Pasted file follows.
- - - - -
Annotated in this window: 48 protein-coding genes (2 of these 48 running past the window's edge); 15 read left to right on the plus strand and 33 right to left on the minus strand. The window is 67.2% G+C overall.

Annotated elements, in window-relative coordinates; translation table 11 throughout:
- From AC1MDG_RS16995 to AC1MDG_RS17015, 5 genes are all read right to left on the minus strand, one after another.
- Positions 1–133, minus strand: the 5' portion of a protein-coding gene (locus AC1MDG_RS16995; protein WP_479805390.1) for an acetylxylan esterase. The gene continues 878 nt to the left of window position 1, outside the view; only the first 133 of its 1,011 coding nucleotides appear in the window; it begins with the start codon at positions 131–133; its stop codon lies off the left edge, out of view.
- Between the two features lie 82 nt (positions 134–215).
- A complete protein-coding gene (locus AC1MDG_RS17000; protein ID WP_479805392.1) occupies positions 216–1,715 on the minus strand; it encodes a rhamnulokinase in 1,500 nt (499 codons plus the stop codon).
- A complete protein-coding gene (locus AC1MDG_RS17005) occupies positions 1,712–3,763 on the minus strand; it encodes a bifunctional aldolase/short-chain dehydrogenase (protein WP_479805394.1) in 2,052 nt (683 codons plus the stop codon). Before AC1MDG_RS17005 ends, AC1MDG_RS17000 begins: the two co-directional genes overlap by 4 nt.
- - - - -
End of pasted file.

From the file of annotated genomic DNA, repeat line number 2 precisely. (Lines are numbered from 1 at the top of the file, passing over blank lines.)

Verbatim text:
Annotated elements, in window-relative coordinates; translation table 11 throughout: